To ask teachers why they do it and how they cope and don't end up crying when they come home of an evening?

(62 Posts)
LesleyPumpshaft Mon 08-Oct-12 05:56:57

I had to take a kids martial arts class last weekend with DS 13. I had a chest infection, granted, but it was fucking traumatic and DS and I never want to do it ever again. I think Sensei is really pissed off with us about it.

How the hell do teachers manage it? Especially ones that teach at secondary school? All I can think is that they must be mad, have not realised what they were getting themselves into or have nerves of steel.

Even teaching the little ones must be nearly as bad. My parents were both teachers, and my dad wangled early retirement. They were always stressed and moaning. My dad hated every minute of it (secondary school). He used to refer to the children and parents as "the shower of shit". The pay is good, and you get good holidays, pension and middle class professional status. Is that the appeal for most people?

How the hell do you not end up having nenrvous breakdowns and being in tears every evening. Hats off to you, I wouldn't and couldn't do it. I like children, but not enough to spend most of my week with 30 of them.

Leena49 Mon 08-Oct-12 06:02:15

My DH is a special ed teacher in secondary school. He gets to teach the most disturbed kids. He loves it and is very passionate about his job.
I teach in FE 16 to 20 year olds. I really enjoy it. I have another profession nursing so don't need to do this but chose to.
It's not that we are mad or are putting up with it. We like to think we make a difference.

LesleyPumpshaft Mon 08-Oct-12 06:14:05

I know there are people for whom it is a vocation. That's what I was wondering. Do you have colleagues who hate it though? Fwiw worth I would love to go be able to do the degree etc to become a mental health nurse. Uni is so expensive now and we can't afford for me to do it sad. So, I can see where you and your DH are coming from.

I think my dad went into teaching for job security, pension, holidays and professional status. My mum, not so much. She found it rewarding and was very good at it. However, I think the worst thing for her was the fact that the curriculum was constantly changing and new proceedures were always being introduced. That made it very stressful for her.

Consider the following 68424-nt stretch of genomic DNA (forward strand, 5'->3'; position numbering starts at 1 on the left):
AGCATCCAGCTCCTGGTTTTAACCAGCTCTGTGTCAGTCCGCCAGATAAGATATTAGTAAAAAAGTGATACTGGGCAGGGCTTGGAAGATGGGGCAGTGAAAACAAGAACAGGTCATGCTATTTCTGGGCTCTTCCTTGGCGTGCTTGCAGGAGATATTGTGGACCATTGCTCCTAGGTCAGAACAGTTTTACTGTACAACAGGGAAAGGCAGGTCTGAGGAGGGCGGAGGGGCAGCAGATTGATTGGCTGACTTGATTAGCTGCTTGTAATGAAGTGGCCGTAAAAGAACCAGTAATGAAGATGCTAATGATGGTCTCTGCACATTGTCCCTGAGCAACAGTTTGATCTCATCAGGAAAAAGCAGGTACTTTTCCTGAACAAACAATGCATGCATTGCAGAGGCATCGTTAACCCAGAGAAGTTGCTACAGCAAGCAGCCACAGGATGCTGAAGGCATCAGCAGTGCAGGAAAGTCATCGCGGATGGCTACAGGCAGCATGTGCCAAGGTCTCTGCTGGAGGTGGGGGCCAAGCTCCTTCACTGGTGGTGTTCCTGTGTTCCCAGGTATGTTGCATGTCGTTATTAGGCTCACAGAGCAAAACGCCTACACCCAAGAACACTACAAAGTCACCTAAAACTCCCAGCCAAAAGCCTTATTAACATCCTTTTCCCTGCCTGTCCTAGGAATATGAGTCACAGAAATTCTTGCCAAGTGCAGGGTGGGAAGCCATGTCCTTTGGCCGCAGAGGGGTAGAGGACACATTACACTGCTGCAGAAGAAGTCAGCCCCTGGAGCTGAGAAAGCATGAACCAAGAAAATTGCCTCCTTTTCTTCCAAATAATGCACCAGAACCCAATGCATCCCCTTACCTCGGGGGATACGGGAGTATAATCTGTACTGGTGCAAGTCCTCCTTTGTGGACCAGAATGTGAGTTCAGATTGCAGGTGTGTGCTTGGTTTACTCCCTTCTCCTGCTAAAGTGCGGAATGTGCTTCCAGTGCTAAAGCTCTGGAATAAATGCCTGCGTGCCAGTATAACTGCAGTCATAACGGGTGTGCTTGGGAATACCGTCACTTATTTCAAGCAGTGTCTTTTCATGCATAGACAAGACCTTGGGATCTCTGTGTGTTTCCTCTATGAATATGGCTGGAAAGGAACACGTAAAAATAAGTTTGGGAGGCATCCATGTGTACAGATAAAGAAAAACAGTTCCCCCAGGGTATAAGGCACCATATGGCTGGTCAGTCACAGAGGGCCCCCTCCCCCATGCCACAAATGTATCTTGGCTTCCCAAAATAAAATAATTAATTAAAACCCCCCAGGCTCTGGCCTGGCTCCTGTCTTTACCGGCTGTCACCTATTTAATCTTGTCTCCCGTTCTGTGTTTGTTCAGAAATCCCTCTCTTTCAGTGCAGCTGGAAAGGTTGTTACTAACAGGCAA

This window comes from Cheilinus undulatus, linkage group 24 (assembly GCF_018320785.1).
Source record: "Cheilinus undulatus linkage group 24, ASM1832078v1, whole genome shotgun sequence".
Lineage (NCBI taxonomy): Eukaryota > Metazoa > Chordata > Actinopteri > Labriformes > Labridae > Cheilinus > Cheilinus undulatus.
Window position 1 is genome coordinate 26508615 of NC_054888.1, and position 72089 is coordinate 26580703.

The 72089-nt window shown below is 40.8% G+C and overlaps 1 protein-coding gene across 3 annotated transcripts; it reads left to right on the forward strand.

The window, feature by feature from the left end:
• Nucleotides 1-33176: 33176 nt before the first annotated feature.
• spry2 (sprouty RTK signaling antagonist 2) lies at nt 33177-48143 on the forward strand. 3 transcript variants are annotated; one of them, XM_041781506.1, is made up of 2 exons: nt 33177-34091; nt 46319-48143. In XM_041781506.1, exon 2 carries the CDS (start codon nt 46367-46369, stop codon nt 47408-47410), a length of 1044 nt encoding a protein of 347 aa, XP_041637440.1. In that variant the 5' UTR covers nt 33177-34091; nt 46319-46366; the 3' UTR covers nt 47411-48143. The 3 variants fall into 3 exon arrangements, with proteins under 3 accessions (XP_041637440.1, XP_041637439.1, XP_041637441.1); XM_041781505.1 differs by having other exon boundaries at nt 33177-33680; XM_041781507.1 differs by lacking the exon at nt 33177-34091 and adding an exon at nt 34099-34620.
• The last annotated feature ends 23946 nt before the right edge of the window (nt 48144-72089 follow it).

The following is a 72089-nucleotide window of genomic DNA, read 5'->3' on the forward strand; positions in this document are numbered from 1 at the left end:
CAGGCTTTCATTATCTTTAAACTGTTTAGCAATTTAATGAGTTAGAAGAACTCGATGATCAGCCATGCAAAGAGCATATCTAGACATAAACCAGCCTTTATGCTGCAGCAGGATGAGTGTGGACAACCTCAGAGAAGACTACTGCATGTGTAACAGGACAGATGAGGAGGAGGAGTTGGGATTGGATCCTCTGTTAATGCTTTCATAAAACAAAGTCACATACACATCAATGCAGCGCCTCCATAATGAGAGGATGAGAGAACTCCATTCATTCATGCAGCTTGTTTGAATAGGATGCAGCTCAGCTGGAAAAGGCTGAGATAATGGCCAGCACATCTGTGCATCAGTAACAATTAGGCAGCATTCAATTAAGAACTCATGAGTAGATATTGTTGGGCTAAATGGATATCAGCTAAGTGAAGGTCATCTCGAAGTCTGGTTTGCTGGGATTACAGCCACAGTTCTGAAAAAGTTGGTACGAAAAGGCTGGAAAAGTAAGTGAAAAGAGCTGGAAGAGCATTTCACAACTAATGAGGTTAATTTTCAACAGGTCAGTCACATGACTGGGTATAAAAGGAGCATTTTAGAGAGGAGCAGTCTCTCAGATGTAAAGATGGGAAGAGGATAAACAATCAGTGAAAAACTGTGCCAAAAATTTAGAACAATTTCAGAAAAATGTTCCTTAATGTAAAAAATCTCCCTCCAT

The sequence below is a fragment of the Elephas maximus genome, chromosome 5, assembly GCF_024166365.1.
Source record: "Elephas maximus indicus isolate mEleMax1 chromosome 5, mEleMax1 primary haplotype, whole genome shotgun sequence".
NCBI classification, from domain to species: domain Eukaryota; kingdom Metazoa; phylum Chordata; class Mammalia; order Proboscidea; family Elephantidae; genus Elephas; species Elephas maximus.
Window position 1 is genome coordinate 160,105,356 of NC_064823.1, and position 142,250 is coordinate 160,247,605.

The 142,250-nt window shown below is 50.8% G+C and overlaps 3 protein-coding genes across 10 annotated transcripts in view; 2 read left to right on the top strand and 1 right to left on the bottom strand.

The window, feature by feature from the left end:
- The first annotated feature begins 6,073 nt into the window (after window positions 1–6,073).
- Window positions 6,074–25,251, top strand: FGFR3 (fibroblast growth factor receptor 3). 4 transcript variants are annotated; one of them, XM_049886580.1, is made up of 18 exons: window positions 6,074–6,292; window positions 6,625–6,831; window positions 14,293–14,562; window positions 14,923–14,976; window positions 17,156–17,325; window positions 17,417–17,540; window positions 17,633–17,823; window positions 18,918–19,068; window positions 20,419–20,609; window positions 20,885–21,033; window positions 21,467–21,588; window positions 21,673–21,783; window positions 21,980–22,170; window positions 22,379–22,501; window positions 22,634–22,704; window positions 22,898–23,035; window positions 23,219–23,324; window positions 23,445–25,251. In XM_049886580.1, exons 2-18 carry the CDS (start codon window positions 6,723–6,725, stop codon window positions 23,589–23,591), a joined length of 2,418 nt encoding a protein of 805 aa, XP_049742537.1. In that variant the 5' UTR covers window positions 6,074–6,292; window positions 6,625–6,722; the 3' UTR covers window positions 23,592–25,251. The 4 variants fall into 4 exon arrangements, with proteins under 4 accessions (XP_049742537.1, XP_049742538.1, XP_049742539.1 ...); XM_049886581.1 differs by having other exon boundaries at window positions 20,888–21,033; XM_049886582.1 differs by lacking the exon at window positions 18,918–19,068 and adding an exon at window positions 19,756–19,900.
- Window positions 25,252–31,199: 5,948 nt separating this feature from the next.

thebody Mon 08-Oct-12 06:19:44

You can either teach or you can't. For your dad to refer to the pupils like that was disgusting, he obviously shouldn't have been a teacher and I feel sorry for his pupils.

My dsis is a head if a huge secondary school and its her life vocation.

I dm now a TA, was a nurse and genuinely love it.

All jobs have stresses, teachers no more or less than most other professional roles, if you can't hack or enjoy your job it's time to look elsewhere.

WofflingOn Mon 08-Oct-12 06:20:13

I'm of your mother's persuasion. I enjoy the job, and teaching children.
I love the enthusiasm of children for knowledge, the different ways that they learn and the moment when something 'clicks'
I hate the level of government interference, the constant changes and the way that nothing is ever given time to be embedded as good practice.

WofflingOn Mon 08-Oct-12 06:21:05

I do dislike it being seen as a vocation, it is a skilled, professional job.

LesleyPumpshaft Mon 08-Oct-12 06:23:58

Actually thebody, if you find that shocking, you would have been mortfied by their conversation at the end of the day. Talk about hoisting up your judgey pants (with regards to parents). To listen to them you would have thought that our family was completely functional and free from issues. That was definitely not the case. As long as you are middle class professionals that's ok though. hmm

I often wonder if this is typical, or if they were just a bit snobby.

WofflingOn Mon 08-Oct-12 06:26:35

Oh, and coping?
Conpartmentalisation, reorganising your life so that you ake advantage of the way your life can fit round the job and vice-versa.
Having a professional job face that you put on as you get to work and take off when you leave, so that the two areas of stress don't combine into a tsunami that wipes you out.
I've been up since 5.30am creating resources for use in class this week. It is the quietest time in my house, and when I can spread everywhere without getting in anyone else's way.
I did nap last night between 8-10pm, then socialised with my teenager and OH til midnight. Works for me.

LesleyPumpshaft Mon 08-Oct-12 06:31:26

WofflingOn, I suppose every job has its stresses. I have a friend who works for the DWP and she gets stressed, but civil servants seem to have much less stress than teachers.